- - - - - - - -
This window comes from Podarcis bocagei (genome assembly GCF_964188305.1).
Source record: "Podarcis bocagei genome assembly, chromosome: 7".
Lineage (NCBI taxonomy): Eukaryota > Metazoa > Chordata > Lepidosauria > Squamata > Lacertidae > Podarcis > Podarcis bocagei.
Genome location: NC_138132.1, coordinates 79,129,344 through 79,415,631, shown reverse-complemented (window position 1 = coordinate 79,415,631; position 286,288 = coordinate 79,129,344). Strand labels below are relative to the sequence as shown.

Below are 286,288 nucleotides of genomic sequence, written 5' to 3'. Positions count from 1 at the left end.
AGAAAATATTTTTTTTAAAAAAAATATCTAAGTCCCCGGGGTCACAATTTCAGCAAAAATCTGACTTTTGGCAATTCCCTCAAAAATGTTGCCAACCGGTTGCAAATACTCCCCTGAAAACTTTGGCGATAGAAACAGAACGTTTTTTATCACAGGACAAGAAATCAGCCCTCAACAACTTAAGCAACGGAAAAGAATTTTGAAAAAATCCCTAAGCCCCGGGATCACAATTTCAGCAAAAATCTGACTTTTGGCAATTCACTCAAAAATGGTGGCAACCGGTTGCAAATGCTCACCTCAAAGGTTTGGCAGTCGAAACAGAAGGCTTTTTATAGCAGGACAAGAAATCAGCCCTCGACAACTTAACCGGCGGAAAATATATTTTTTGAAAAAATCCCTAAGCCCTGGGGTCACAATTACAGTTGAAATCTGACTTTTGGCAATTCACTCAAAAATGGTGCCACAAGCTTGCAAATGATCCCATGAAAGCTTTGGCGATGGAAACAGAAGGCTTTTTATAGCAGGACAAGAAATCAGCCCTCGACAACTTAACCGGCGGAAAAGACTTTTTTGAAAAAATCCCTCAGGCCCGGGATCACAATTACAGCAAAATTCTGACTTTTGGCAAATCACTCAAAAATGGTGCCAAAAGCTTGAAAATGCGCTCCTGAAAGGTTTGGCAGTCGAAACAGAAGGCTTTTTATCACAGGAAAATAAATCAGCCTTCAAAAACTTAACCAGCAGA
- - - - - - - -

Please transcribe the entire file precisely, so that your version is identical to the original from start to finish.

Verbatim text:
This window comes from Podarcis bocagei (genome assembly GCF_964188305.1).
Source record: "Podarcis bocagei genome assembly, chromosome: 7".
Lineage (NCBI taxonomy): Eukaryota > Metazoa > Chordata > Lepidosauria > Squamata > Lacertidae > Podarcis > Podarcis bocagei.
Genome location: NC_138132.1, coordinates 79,129,344 through 79,415,631, shown reverse-complemented (window position 1 = coordinate 79,415,631; position 286,288 = coordinate 79,129,344). Strand labels below are relative to the sequence as shown.

Below are 286,288 nucleotides of genomic sequence, written 5' to 3'. Positions count from 1 at the left end.
AGAAAATATTTTTTTTAAAAAAAATATCTAAGTCCCCGGGGTCACAATTTCAGCAAAAATCTGACTTTTGGCAATTCCCTCAAAAATGTTGCCAACCGGTTGCAAATACTCCCCTGAAAACTTTGGCGATAGAAACAGAACGTTTTTTATCACAGGACAAGAAATCAGCCCTCAACAACTTAAGCAACGGAAAAGAATTTTGAAAAAATCCCTAAGCCCCGGGATCACAATTTCAGCAAAAATCTGACTTTTGGCAATTCACTCAAAAATGGTGGCAACCGGTTGCAAATGCTCACCTCAAAGGTTTGGCAGTCGAAACAGAAGGCTTTTTATAGCAGGACAAGAAATCAGCCCTCGACAACTTAACCGGCGGAAAATATATTTTTTGAAAAAATCCCTAAGCCCTGGGGTCACAATTACAGTTGAAATCTGACTTTTGGCAATTCACTCAAAAATGGTGCCACAAGCTTGCAAATGATCCCATGAAAGCTTTGGCGATGGAAACAGAAGGCTTTTTATAGCAGGACAAGAAATCAGCCCTCGACAACTTAACCGGCGGAAAAGACTTTTTTGAAAAAATCCCTCAGGCCCGGGATCACAATTACAGCAAAATTCTGACTTTTGGCAAATCACTCAAAAATGGTGCCAAAAGCTTGAAAATGCGCTCCTGAAAGGTTTGGCAGTCGAAACAGAAGGCTTTTTATCACAGGAAAATAAATCAGCCTTCAAAAACTTAACCAGCAGA